to almost $1.7 million, up
about $200,000 from last
year. Some of these costs
will be addressed by pro-
posed short-term rental fees,
which could bring in about
$140,000 in revenue, City
Administrator Chad Sweet
said.
In a public meeting on
the budget with members
of the City Council and
the Budget Committee last
week, Councilor Dan Jesse
questioned health care costs.
“The igures seem quite
high for 10 employees,” Jes-
se said.
Jesse said numbers are
slightly more than $250,000
for those 10 employees, or
$25,400 a year per employ-
ee, averaging $12.21 per
employee hour of work.
“We’re a small commu-
nity with limited resources,”
Jesse said. “Out of the total
budget, it’s a huge amount
of money.”
The plan, contracted with
Citycounty Insurance Ser-
vices, “does have the best
rate for the type of plan we
have, but it was made to be
a Cadillac plan, so we’re
going to be making adjust-
ments,” Sweet said.
The employees’ health
care plan is set to expire
at the end of the year and
would be reviewed then, he
added.
R.J. MARX/SEASIDE SIGNAL
Residents ill the Gearhart irehouse to share their thoughts on short-term rentals.
FAR LEFT PHOTO:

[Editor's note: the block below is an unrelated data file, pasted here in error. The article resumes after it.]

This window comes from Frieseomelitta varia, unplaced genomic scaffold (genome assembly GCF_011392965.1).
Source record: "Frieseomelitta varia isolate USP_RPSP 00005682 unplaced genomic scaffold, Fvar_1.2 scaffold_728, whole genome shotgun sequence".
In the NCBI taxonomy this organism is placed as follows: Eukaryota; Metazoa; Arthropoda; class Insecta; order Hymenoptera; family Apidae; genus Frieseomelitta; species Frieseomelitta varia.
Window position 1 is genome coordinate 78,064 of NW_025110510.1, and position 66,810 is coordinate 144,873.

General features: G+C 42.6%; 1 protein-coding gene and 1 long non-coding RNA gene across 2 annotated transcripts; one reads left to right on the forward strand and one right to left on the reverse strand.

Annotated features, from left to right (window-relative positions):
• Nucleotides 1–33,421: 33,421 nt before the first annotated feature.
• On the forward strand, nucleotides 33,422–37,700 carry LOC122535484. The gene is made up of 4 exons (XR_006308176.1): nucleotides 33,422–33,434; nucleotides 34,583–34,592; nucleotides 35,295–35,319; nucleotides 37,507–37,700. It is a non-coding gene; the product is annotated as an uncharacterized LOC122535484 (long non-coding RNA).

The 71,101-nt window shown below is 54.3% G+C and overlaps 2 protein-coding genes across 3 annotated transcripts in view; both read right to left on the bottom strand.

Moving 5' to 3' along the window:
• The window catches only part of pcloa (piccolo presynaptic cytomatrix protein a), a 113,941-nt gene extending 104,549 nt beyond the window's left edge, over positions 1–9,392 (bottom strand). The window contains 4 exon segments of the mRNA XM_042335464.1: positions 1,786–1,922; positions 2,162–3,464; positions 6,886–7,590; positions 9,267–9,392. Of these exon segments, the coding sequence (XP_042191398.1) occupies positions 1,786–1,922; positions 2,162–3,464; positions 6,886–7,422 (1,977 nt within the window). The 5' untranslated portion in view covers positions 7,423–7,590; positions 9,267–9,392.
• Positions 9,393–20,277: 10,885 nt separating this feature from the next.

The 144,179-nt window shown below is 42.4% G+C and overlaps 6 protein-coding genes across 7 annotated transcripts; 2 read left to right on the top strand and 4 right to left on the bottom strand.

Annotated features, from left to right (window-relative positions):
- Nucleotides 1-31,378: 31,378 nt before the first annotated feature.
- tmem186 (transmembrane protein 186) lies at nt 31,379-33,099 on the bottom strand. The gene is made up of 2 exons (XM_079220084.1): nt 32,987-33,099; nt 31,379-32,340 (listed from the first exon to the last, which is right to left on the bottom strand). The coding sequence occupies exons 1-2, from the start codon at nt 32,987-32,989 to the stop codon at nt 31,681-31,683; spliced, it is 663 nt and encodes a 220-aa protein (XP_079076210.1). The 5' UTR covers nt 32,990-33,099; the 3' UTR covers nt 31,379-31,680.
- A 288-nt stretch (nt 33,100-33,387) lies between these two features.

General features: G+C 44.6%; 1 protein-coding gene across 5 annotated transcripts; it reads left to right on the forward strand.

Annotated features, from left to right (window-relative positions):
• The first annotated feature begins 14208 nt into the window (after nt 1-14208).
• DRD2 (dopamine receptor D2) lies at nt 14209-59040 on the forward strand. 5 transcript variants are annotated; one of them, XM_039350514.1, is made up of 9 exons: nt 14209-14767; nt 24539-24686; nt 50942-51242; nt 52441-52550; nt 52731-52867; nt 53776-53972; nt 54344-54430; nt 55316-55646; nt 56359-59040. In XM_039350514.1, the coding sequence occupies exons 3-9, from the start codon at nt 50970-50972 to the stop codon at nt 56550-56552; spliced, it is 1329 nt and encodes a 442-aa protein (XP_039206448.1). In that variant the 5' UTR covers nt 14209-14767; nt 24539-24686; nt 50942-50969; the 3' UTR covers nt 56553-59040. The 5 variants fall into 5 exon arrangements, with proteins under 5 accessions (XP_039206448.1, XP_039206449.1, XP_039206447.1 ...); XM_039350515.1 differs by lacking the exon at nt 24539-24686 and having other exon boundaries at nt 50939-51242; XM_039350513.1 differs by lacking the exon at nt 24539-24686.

Catherine Rondthaler
ights back tears as
she tells commission-
ers she fears the loss
of her Gearhart home
if short-term rental
regulations are put in
place.
LEFT: Former Gearhart
mayor Kent Smith
speaks in favor of
short-term rental
regulations.
JEFF TER HAR/FOR SEASIDE SIGNAL
Bill Berg, author of the book
“Gearhart Remembered: An
Informal History,” and former
mayor Kent Smith both spoke
in favor of adopting short-term
rental regulations.
“I implore the Planning
Commission to chomp down on
regulations on this,” Smith said.
“I want to make sure we enforce
our zoning code.”
Carol Lucas, who lives along
the heavily traveled Ridge Path,
said short-term renters often
woke her up or looked into her
windows. “We need to have
residential zones be residential
only,” she said, in advocating
regulation.
License limit
Steve Weed, however, ob-
jected to the 35-license limit.
“Thirty-ive people will get
golden tickets,” he said. “I can’t
think of anything more ruinous
to Gearhart than to do that.”
Property owners Bob and
R.J. MARX/SEASIDE SIGNAL
Clare Carson also balked at li-
cense limits, calling the number
“arbitrary and capricious.”
“If you’re going to have reg-
ulations, they need to be equally